How Did Ukraine’s Government Text Threats to Kiev’s EuroMaidan Protesters?

A protester in Kiev

A protester in Kiev, Ukraine.

Photo by Rob Stothard/Getty Images

Last November, Ukrainian opposition leader Arseniy Yatsenyuk called on his Twitter and Facebook followers to meet in Maidan Nezalezhnosti, Kiev’s central square, to demonstrate against government actions thwarting a long-awaited bilateral trade agreement with the European Union. At the time, President Viktor Yanukovych had surprised Ukrainian citizens and world powers alike by shunning the agreement in favor of a friendly relationship with Russia. Using the hashtag #EuroMaidan, Twitter users appropriated the square—or Maidan—as the central symbol of Ukraine’s pro-EU demonstrations. This month, Yanukovych further enraged activists by enacting legislation that increases fines and jail time for any unauthorized public protests. Despite the new law, troubling violence, subzero temperatures, and frequent intimidation, hundreds of thousands of protesters continue to participate on a regular basis.

This week, many of those surrounding Maidan Nezalezhnosti were stupefied by an ominous text message that appeared on their mobile devices:

“Dear subscriber, you are registered as a participant in a mass disturbance.”

Journalists, activists, and anyone else who happened to be in the vicinity received the message. The three largest Ukrainian telecom providers—Kyivstar, MTS, and life:)—each deny involvement with the message, claiming total compliance with existing privacy and confidentiality laws. (MTS Ukraine is owned by Russian company Mobile Telesystems. Kyivstar is owned by Amsterdam-based VimpelCom, Ltd., which is in turn controlled by Russian private investment giant Alfa Group Consortium. Perhaps the smiley-face on life:) name is related to the fact that it is owned by Turkish and Ukranian telecom companies.

If the telecom providers are not responsible for the foreboding text message, who is? Kyivstar suggests that a “Pirate Base Station”—or a virtual base transceiver station—was used to contact those close to the protests. Commonly known as IMSI-catchers, these devices are easily obtained and most often been used by governments and law enforcement agencies, including the FBI. The technology is fairly simple: Since mobile phones will automatically connect to the strongest base station/cell tower in a given area, a powerful ISMI-catcher can easily lure in mobile devices wishing to connect to a network. Normally, these wireless communications are encrypted, but most devices will revert to unencrypted communication when presented with a stronger signal. An ISMI-catcher forces connected devices to revert to an unencrypted signal. (Mobile providers have the capability to let users know whether their device is operating on an unencrypted network, but most don’t.) While you’re connected to the ISMI-catcher, operators—government, criminal, or both—can listen to your calls, read your text messages, and send messages to you.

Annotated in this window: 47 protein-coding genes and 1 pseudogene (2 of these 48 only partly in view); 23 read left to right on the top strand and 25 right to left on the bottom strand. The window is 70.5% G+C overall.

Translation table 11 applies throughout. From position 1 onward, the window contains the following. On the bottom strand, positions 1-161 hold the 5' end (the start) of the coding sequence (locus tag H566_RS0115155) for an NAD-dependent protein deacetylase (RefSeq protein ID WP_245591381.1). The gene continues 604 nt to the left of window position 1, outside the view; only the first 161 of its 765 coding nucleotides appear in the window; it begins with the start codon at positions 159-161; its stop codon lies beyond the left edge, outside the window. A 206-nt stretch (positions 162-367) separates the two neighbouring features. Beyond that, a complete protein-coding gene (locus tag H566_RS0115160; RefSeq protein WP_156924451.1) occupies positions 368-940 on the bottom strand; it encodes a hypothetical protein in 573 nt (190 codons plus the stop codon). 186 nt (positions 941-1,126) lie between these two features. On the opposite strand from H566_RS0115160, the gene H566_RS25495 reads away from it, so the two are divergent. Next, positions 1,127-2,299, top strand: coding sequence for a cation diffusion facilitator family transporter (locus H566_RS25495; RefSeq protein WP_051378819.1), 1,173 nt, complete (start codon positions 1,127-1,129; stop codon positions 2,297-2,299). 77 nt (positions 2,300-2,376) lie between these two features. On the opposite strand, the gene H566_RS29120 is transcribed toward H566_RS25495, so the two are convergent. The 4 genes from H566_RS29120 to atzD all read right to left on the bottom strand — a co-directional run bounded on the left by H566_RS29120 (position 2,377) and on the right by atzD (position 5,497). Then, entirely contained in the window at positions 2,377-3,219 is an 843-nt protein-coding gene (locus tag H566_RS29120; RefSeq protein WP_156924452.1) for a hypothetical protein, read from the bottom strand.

While it hasn’t been confirmed that ISMI-catcher technology was used in Maidan Nezalezhnosti, it seems plausible that the Ukrainian government would use such a device to intimidate protesters. Using geo-location technology to track mobile users’ movements is easy enough. Ukrainian authorities would need only to set up ISMI-catcher devices around the protest site and wait for the mobile signals to switch over before tracking numbers, calls, and blasting out harrying text messages.

So does the text message have teeth? As long as wireless providers are respecting privacy and confidentiality agreements, it most likely does not at this time. Most Ukrainians utilize prepaid mobile plans, often using multiple SIM-cards or devices in order to communicate across a tangled web of competing networks. According to Danny O’Brien, international director at the Electronic Frontier Foundation, mobile carriers in Ukraine have limited identifying information regarding their users. This presents a hurdle for the government when telecom carriers refuse to cooperate with requests for personal identifying information.

Good news, right? But that’s about to change. Ukrainian legislators quietly adopted legislation last week requiring mobile customers to present a valid passport and sign a special agreement in order to purchase a SIM-card. The same amendment also expands the government’s ability to block access to unregistered news sites and Internet resources that provide “illegal content.” The new amendments were part a torrent of restrictive new laws passed by a show of hands (rather than a normal electronic vote) on Jan. 16, all of which were quickly signed into law by President Yanukovych. With such an amendment in place, future mobile customers may have few places to hide when using their devices in protest zones. In Ukraine, it seems as though the government is already seeking out data regarding citizen activists participating in the EuroMaidan protests. Whether it actually obtains such data has yet to be seen. That said, the new legislation could allow the government to quell public protests and chill free speech far beyond basic anti-protest laws—quietly compiling lists of activists involved today, and retaliating against them tomorrow.

Future Tense is a partnership of Slate, New America, and Arizona State University.